Embracing Joy and Sorrow Fearlessly by Letting Go

I recall when I first started studying Buddhism how surprised and unsettled I felt at all the talk of dispassion and letting go. I’ve been one to enjoy life, and to express great passion for many things. When I read that passion lead to suffering because underlying it was a lot of craving and attachment, I adamantly disagreed. My passion for nature, for science, for learning were what made life worth living for me. What would happen if I let go, if passion dissolved into equanimity? For a long time I didn’t even want to explore the possibility.

But you can’t practice mindfulness in general and not see the workings of craving and desire in your life. In the beginning of my practice, I had no problem looking at attachments I had to areas I knew that were creating suffering for me. But little by little, I looked under the hood of the fun stuff of life, and lo and behold I discovered attachments, desire, craving, and dissatisfaction.

As I hiked through the redwoods one day, I was practicing mindfulness and being in the moment. It surprised me how challenging that was since I enjoy the forest so much. I hadn’t realized previously how often my mind wanders of the trail, far away from the trees, into the business of thoughts. I continually brought my attention back to the present, to the trees beside me.

I took in the sweet aroma of pines, listened to the occasional dropping of water onto leaves, and felt the cold air on my skin. I realized in that moment, I had no expectations, no clinging to desired outcomes, no need to be something other than a hiker through the forest. Whatever the trail brought, I observed and enjoyed.

But as I headed back to my car, I felt reluctance bubbling up within me. I turned back to the forest, and found myself directly looking into the attachment I have to the pleasure of being among the redwoods. Already desire to return frustrated those last few minutes of being there I had in the present. I wondered then if it was possible to enjoy anything without the expectation of more, without some clinging to a desired extended outcome?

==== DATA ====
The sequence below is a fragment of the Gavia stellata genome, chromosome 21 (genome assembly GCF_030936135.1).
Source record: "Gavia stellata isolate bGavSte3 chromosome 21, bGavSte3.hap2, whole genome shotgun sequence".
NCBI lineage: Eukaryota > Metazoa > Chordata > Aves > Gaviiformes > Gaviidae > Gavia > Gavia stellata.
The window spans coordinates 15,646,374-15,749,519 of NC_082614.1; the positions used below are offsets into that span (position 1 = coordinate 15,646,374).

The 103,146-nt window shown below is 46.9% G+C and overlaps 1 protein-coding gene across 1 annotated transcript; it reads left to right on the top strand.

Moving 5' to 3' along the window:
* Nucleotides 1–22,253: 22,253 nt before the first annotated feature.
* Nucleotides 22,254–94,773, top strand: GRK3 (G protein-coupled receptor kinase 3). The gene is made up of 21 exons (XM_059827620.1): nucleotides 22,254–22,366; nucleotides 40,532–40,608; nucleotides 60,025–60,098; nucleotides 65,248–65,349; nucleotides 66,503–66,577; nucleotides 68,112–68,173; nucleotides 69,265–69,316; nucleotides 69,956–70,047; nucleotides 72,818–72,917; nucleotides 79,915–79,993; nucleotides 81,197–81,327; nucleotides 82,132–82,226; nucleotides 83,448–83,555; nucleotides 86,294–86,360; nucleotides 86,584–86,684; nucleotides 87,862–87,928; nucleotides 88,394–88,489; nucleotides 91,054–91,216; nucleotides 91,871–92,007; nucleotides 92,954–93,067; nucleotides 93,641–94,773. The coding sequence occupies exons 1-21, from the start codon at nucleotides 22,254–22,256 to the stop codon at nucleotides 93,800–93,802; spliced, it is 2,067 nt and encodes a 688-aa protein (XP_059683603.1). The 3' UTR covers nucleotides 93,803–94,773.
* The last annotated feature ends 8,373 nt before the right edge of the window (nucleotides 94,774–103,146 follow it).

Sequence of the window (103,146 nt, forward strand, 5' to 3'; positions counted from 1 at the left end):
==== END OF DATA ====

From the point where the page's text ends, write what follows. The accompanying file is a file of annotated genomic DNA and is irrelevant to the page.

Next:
Buddhists are often accused of avoiding emotions and being indifferent to situations. But that is a misunderstanding, at least from what I have discovered in my own practice. From the very start with mindfulness meditation, I found myself repeatedly and intently, engaging with an emotion far more deeply than I ever had in the past. In fact, my defense mechanism of the past had been to avoid feelings of sorrow, sadness, and anger.

But the mindfulness practice, by its very nature, allows us to sink into the heart of an emotion and get under the layers to see what is really going on, instead of riding on the surface, caught in the story, spun up by our rapid thoughts. Instead of avoiding sadness, trying to move out of it into a happier place, I found myself more often than not, sitting with it, exploring the feeling of the emotion in my body, and letting go of the thoughts that were so crucial in keeping sadness alive.

As I learned to sit with emotions like sadness and anger and experience them more intimately, I also found I let go of the fear of them, and I let go of any expectation about them. In doing that, I found a freedom like I had never experienced before, and equanimity I had read about but thought was impossible.

Once I was able to reach equanimity with sadness and anger through embracing and letting go, I realized I wanted to explore those areas where I feel great pleasure and passion. Immediately, the desire for longevity of those feelings appeared. With the discovery of the desire, I also saw how I clung to the pleasantness of a situation, how I want it to last. How incredibly difficult it is to let go of the expectation of peace.

Eventually, by working with an area I feel safest, the forest, I discovered I could let go of expectation, of desire, and when I did I experienced a greater freedom. Now, I can enjoy the forest fearlessly, because I no longer have those attachments. Joy that comes out of equanimity doesn’t have the heavy weight of happiness with strings attached. Fearless joy is lighter, totally free. Amazingly, there is no fear of it disappearing.

I like the image of the butterfly in the open hand. Even better  are those butterflies that flit from flower to flower. Butterflies are most beautiful when they are free. It’s a wonderful metaphor for me to remember when I find craving or attachment underlying something I  enjoy. Can I recognize the cause of that craving, then let go of the craving, and hence enjoy it a free manner,with equanimity?

I don’t know if I’ll ever achieve that in all areas of life, but in the places I have totally let go, I noticed that I embrace with abandon, fearlessly and tirelessly.